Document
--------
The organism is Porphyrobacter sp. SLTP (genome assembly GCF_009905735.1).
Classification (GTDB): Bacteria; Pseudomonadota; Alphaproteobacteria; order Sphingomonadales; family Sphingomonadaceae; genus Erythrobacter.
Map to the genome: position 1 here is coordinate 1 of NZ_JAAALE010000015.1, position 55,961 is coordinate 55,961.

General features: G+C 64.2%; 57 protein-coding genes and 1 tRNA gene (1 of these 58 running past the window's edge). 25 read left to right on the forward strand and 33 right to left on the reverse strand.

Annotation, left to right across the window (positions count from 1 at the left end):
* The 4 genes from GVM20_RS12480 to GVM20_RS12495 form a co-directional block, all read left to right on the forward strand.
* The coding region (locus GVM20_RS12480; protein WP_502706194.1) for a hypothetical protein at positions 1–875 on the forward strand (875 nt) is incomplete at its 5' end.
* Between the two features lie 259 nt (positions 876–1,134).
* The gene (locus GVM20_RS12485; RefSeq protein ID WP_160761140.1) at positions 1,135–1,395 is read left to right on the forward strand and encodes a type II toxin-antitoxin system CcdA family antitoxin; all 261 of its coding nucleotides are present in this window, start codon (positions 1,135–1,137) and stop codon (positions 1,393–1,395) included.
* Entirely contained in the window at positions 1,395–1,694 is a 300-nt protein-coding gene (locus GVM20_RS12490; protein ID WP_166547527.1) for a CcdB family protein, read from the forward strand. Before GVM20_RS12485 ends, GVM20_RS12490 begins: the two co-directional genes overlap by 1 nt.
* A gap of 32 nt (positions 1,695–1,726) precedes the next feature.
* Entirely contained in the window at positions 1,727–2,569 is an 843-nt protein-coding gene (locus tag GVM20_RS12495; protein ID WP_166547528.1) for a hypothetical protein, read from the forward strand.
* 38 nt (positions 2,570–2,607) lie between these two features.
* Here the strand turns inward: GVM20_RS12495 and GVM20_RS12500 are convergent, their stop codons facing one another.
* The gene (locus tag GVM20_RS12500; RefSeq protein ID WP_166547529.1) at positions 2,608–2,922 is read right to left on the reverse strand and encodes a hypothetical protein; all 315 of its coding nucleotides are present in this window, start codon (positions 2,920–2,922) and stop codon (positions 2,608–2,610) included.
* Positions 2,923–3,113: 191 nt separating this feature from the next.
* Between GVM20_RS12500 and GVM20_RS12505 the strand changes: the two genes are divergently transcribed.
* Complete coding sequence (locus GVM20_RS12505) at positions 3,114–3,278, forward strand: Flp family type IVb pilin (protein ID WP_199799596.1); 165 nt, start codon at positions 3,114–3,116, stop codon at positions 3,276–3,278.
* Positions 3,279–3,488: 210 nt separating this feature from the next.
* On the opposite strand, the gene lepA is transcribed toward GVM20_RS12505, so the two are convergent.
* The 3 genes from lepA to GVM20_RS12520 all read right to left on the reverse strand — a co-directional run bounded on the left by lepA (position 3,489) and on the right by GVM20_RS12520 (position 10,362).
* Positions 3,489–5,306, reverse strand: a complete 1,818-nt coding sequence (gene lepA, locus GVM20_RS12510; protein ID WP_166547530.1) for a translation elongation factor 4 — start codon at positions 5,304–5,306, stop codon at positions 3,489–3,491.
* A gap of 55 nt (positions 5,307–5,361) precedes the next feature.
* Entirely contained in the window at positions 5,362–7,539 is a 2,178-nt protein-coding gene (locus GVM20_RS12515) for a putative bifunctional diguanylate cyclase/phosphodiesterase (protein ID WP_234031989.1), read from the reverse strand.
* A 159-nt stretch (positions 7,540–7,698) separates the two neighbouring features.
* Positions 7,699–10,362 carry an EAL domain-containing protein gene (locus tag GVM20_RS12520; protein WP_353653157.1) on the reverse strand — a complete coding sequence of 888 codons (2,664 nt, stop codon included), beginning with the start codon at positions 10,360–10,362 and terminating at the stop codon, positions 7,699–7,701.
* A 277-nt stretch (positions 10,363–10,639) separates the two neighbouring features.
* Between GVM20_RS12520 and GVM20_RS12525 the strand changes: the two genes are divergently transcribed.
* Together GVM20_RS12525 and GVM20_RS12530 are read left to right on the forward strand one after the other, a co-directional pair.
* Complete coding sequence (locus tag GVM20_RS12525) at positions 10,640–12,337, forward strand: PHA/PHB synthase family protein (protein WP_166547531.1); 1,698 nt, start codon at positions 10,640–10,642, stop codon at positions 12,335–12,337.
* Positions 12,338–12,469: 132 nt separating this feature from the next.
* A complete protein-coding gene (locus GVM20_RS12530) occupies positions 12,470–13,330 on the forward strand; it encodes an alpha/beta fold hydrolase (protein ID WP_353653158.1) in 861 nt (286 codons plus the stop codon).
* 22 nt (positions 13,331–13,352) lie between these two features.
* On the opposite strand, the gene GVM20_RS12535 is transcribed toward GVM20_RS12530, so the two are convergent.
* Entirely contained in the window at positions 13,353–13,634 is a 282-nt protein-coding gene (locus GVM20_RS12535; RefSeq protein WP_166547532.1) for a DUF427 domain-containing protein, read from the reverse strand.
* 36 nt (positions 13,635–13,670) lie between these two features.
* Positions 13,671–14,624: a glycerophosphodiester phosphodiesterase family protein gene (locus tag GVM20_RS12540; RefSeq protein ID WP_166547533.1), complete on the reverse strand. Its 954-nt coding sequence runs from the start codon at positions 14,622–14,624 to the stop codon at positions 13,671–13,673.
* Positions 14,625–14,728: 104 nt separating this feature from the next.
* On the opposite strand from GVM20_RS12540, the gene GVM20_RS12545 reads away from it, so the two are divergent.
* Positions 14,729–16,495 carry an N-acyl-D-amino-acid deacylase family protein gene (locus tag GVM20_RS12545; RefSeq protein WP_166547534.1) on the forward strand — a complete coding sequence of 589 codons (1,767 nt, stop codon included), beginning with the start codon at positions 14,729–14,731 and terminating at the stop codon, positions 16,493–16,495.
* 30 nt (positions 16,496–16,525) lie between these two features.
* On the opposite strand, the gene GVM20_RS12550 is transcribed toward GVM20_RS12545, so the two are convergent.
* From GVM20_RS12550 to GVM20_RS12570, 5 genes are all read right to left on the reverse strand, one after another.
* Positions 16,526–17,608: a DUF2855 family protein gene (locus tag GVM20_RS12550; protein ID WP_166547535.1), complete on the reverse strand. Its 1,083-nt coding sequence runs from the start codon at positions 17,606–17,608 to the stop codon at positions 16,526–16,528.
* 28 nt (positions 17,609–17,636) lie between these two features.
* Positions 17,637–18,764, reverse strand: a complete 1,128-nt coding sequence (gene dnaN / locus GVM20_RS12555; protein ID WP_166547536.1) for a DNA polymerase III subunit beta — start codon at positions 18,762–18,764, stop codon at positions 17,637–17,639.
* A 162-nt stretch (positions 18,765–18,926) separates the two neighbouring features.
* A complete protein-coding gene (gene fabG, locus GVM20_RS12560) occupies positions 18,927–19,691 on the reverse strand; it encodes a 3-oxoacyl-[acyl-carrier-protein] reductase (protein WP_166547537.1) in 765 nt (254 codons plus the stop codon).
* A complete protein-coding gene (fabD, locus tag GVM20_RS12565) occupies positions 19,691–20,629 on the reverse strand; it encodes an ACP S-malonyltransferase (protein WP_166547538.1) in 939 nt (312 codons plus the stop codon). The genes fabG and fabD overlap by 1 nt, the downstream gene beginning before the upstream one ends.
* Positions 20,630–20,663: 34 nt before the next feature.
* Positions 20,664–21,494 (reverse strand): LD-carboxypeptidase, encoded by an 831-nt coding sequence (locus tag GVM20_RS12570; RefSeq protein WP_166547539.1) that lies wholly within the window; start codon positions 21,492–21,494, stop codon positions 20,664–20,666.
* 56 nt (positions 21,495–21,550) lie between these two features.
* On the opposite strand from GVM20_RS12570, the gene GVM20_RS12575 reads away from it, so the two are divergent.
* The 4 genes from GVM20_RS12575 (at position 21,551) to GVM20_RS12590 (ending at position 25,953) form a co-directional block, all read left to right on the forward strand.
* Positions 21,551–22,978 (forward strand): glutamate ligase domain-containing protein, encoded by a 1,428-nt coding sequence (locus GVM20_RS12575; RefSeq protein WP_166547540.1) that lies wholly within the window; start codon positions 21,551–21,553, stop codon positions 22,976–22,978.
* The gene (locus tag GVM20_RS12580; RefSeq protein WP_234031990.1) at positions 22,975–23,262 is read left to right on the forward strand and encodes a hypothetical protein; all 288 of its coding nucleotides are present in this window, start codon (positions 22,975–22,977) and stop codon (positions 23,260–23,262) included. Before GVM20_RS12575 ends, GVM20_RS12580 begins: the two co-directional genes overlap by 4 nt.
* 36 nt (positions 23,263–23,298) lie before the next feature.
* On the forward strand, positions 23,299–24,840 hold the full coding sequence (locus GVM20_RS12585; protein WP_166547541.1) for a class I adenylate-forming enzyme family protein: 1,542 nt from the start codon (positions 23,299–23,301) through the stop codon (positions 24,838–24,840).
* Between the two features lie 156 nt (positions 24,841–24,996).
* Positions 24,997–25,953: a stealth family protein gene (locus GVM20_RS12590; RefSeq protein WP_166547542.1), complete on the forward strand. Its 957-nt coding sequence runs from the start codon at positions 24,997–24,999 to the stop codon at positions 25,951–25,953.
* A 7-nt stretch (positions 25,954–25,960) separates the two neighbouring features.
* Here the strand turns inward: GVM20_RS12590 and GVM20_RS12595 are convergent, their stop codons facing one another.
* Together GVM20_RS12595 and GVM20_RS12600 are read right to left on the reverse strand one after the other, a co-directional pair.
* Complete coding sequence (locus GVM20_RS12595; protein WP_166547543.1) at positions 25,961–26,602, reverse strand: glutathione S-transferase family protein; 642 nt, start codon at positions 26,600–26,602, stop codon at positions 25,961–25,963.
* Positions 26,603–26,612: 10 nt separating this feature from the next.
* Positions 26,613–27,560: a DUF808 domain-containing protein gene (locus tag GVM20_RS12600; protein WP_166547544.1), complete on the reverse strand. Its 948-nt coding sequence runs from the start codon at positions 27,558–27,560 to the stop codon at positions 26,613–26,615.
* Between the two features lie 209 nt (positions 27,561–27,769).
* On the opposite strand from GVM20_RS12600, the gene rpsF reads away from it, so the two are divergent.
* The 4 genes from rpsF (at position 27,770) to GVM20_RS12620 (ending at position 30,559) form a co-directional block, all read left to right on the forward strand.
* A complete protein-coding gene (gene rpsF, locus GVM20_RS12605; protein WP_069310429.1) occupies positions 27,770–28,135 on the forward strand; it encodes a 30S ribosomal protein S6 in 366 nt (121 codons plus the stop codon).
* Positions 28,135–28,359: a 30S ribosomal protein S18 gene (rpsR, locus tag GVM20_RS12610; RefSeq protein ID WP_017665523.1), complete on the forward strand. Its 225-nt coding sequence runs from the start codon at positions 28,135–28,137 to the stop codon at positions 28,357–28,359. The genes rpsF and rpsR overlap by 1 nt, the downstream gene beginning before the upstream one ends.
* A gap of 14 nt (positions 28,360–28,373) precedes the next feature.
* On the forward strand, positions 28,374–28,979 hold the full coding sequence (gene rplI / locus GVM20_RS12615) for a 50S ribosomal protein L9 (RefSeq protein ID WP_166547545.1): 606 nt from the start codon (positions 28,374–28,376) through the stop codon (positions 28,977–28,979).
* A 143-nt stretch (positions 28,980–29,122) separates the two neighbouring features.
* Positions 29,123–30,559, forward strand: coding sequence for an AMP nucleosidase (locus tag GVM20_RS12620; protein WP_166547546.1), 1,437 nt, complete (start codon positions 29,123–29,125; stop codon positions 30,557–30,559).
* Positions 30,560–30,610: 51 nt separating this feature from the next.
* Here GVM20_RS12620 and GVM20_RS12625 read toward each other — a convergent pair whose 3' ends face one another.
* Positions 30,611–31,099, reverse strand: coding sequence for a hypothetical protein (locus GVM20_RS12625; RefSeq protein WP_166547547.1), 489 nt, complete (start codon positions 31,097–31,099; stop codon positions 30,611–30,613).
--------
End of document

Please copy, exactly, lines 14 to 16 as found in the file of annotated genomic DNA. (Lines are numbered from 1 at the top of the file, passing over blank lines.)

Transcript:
* Here the strand turns inward: GVM20_RS12495 and GVM20_RS12500 are convergent, their stop codons facing one another.
* The gene (locus tag GVM20_RS12500; RefSeq protein ID WP_166547529.1) at positions 2,608–2,922 is read right to left on the reverse strand and encodes a hypothetical protein; all 315 of its coding nucleotides are present in this window, start codon (positions 2,920–2,922) and stop codon (positions 2,608–2,610) included.
* Positions 2,923–3,113: 191 nt separating this feature from the next.